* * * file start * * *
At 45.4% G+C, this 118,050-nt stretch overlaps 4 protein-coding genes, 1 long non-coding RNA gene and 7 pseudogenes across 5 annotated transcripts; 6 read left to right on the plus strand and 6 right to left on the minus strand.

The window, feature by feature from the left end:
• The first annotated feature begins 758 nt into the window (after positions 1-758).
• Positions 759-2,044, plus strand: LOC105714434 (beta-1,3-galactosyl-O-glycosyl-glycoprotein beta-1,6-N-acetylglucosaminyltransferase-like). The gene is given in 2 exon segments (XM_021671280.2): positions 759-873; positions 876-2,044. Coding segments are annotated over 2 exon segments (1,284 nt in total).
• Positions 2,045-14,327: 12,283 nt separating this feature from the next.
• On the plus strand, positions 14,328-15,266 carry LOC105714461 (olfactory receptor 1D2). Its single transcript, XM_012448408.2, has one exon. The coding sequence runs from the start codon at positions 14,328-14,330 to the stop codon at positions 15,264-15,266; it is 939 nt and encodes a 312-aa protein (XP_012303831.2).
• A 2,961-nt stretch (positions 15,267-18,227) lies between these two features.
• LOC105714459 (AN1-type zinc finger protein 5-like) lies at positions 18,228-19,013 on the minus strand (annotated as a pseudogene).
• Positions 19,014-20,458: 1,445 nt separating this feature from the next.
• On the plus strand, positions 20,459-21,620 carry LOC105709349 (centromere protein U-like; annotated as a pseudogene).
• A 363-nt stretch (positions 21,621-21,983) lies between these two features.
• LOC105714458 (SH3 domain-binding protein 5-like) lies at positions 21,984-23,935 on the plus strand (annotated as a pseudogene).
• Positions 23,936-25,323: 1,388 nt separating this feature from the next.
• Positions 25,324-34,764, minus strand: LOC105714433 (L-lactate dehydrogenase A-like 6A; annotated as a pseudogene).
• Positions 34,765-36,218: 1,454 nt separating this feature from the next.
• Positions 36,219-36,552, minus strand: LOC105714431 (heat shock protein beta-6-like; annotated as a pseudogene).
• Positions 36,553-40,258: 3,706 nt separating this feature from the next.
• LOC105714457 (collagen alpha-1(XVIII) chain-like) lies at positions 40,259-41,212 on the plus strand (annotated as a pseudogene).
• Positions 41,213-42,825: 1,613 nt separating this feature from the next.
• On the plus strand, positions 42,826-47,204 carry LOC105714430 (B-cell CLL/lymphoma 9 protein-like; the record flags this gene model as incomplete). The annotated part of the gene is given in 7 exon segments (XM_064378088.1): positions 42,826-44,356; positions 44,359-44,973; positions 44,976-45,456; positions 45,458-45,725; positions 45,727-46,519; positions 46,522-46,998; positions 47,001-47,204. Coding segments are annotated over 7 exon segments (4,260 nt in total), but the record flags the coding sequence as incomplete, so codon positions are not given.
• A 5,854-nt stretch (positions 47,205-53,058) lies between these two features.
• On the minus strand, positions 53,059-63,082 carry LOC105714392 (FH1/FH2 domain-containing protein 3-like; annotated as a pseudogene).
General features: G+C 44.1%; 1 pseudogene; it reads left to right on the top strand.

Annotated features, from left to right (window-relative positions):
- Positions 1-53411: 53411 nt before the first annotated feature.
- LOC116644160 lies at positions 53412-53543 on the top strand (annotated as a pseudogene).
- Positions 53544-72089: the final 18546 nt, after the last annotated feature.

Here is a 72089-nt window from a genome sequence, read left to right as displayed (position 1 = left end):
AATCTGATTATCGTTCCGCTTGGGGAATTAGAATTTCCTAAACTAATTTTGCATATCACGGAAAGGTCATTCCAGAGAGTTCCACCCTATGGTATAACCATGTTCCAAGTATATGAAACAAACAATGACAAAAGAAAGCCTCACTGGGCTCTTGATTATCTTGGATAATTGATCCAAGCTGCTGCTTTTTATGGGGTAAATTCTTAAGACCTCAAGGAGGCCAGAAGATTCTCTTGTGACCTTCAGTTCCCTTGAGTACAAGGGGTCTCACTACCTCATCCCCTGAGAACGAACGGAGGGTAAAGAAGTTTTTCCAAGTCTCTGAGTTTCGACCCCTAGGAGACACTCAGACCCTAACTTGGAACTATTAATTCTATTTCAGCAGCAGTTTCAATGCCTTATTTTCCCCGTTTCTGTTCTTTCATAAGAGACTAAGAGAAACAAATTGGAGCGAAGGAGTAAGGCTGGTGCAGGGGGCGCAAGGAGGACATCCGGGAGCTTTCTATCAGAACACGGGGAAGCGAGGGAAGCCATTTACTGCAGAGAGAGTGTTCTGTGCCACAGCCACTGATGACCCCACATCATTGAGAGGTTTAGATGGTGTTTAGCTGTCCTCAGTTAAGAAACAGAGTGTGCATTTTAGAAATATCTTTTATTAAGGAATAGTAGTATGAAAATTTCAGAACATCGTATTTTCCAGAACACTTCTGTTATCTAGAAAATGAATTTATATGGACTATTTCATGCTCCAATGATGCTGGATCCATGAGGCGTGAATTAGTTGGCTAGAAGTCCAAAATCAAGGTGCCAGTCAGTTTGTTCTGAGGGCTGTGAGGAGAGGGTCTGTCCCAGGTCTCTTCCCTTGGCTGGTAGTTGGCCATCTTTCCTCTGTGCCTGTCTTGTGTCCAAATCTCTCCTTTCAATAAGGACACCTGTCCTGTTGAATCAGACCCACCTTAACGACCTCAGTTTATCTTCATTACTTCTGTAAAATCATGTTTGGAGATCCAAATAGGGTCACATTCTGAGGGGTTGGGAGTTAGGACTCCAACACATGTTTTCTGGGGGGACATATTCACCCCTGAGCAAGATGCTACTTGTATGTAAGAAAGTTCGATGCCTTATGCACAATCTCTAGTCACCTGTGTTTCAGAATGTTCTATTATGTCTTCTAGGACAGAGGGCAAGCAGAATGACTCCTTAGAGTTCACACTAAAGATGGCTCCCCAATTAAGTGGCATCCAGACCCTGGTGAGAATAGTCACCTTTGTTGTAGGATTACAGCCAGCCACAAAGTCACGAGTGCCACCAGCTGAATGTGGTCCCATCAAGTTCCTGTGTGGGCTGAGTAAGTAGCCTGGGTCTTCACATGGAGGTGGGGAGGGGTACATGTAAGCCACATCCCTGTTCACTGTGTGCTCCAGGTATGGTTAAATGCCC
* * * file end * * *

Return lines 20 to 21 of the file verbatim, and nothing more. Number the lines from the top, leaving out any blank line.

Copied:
• On the plus strand, positions 42,826-47,204 carry LOC105714430 (B-cell CLL/lymphoma 9 protein-like; the record flags this gene model as incomplete). The annotated part of the gene is given in 7 exon segments (XM_064378088.1): positions 42,826-44,356; positions 44,359-44,973; positions 44,976-45,456; positions 45,458-45,725; positions 45,727-46,519; positions 46,522-46,998; positions 47,001-47,204. Coding segments are annotated over 7 exon segments (4,260 nt in total), but the record flags the coding sequence as incomplete, so codon positions are not given.
• A 5,854-nt stretch (positions 47,205-53,058) lies between these two features.